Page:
The options for interpreters were discussed. As many now know, ALS are not filling this contract alone. Bookings are being farmed out to agencies (this is true in the case of Sign Language too with no less than four other agencies being handed out bookings, there maybe more).

Let us be clear, if you work for ANY agency doing a court (or police, or probation) booking you are helping this contract survive.

Courts are also now allowed to book interpreters direct. This is also true for Sign Language. There was much discussion about whether we should all boycott courts too. Although it is true that a contrast can be seen in quality when a properly trained and registered interpreter attends a booking it was whole-heartedly agreed that the boycott should continue.

The words that have been used are that this contract has created a ‘mixed economy’. It hasn’t. This contract is nothing more than a dangerous monopoly. Dangerous as it leaves a non-specialist in control of market conditions i.e. OUR terms and conditions. And do not think you are safe. In 2010 Sign Language Interpreters were hit by a tidal wave of outsourcing when the North West procurement hub handed over contracts to ALS thereby creating a local monopoly. Talk to any interpreter there and they will tell you what happened to standards, what happened to their terms and conditions.

What we had today was a room full of passionate interpreters who care about standards and access. Who have earned very little money in the last three months. Who understand that to work for this contract is to put nails in the proverbial coffin of our profession.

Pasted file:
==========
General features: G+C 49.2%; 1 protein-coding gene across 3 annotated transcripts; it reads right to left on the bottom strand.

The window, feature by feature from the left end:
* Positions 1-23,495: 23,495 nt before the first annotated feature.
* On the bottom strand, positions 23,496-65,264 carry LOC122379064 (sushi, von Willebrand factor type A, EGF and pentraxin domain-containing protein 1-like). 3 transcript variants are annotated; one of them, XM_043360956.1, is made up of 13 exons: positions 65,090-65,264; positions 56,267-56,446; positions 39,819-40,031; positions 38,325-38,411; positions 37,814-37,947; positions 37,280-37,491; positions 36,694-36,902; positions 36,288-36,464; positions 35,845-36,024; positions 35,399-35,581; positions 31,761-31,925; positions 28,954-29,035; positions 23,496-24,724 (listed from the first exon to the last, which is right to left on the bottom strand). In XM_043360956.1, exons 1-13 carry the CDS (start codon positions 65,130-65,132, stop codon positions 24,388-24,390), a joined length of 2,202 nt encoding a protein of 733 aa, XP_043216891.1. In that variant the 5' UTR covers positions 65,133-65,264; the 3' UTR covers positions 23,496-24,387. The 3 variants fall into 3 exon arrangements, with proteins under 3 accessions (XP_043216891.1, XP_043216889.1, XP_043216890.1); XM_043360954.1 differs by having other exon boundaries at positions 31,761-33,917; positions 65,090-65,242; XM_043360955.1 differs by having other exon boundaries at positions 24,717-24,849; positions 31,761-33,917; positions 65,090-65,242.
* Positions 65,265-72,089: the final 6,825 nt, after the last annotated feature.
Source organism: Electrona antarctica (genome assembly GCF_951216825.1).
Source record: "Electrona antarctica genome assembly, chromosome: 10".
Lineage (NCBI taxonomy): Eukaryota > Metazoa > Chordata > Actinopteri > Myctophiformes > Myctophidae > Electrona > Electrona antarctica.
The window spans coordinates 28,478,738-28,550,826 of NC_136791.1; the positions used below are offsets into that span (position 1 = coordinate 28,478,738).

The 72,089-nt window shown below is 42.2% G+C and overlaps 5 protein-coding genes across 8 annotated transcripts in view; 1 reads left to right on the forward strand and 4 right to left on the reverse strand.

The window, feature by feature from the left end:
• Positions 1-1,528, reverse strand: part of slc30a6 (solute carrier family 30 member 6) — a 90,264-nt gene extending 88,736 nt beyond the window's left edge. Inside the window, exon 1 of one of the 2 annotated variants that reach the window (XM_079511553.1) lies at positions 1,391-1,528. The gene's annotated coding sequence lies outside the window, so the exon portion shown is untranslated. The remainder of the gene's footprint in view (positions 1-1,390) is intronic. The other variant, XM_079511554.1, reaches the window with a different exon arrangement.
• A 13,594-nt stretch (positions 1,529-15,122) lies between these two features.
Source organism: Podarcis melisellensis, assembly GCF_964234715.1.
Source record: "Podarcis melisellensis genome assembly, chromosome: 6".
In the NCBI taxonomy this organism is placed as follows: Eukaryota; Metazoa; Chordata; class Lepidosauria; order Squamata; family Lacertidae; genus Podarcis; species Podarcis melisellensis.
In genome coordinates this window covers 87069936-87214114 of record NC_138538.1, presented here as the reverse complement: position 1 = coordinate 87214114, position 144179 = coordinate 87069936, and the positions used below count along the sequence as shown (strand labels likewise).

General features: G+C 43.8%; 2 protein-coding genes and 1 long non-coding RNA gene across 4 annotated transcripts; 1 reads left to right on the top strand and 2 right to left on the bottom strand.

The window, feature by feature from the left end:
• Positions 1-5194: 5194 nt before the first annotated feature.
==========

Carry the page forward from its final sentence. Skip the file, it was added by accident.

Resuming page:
If you are a Sign Language Interpreter do not think you are safe. You are not. It is not that we are next, it has already happened. Our T&C’s are all ripe for the eroding now we have a monopoly and BSL and other spoken language agencies chomping at the bit to stay in business. One of whom stuck an unregistered signer in a courtroom.

Last week as I was a solicitors’ interpreter in court a BSL interpreter turned up for the first time. On the previous five occasions since this contract started… no interpreter. I could not bring myself to talk to her.

If you are an interpreter reading this, if you had been in that room today and you were aware of just what this contract has done, how the government has devalued interpreting, you saw the passion and commitment of the interpreters present and heard what the risks are of working for this company… No. You would be boycotting the framework agreement and any agency associated with the contract too.